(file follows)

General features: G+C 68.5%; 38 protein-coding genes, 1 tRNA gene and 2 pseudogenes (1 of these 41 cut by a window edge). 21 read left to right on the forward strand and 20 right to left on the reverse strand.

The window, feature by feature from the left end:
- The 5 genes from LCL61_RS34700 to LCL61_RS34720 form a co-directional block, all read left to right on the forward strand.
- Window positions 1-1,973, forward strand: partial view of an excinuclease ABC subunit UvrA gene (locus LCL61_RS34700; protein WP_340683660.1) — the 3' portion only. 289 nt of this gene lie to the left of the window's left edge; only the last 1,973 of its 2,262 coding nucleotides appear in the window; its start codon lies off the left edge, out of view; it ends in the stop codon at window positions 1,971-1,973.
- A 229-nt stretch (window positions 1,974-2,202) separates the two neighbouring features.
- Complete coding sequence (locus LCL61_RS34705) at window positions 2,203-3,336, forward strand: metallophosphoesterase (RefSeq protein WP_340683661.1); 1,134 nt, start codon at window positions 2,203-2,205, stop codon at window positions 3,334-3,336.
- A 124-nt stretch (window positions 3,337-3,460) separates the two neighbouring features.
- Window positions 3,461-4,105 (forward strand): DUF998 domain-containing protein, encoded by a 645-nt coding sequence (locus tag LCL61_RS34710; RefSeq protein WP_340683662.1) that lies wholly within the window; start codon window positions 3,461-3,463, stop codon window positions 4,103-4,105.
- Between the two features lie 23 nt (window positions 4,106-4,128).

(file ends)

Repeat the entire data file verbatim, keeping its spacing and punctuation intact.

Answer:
General features: G+C 68.5%; 38 protein-coding genes, 1 tRNA gene and 2 pseudogenes (1 of these 41 cut by a window edge). 21 read left to right on the forward strand and 20 right to left on the reverse strand.

The window, feature by feature from the left end:
- The 5 genes from LCL61_RS34700 to LCL61_RS34720 form a co-directional block, all read left to right on the forward strand.
- Window positions 1-1,973, forward strand: partial view of an excinuclease ABC subunit UvrA gene (locus LCL61_RS34700; protein WP_340683660.1) — the 3' portion only. 289 nt of this gene lie to the left of the window's left edge; only the last 1,973 of its 2,262 coding nucleotides appear in the window; its start codon lies off the left edge, out of view; it ends in the stop codon at window positions 1,971-1,973.
- A 229-nt stretch (window positions 1,974-2,202) separates the two neighbouring features.
- Complete coding sequence (locus LCL61_RS34705) at window positions 2,203-3,336, forward strand: metallophosphoesterase (RefSeq protein WP_340683661.1); 1,134 nt, start codon at window positions 2,203-2,205, stop codon at window positions 3,334-3,336.
- A 124-nt stretch (window positions 3,337-3,460) separates the two neighbouring features.
- Window positions 3,461-4,105 (forward strand): DUF998 domain-containing protein, encoded by a 645-nt coding sequence (locus tag LCL61_RS34710; RefSeq protein WP_340683662.1) that lies wholly within the window; start codon window positions 3,461-3,463, stop codon window positions 4,103-4,105.
- Between the two features lie 23 nt (window positions 4,106-4,128).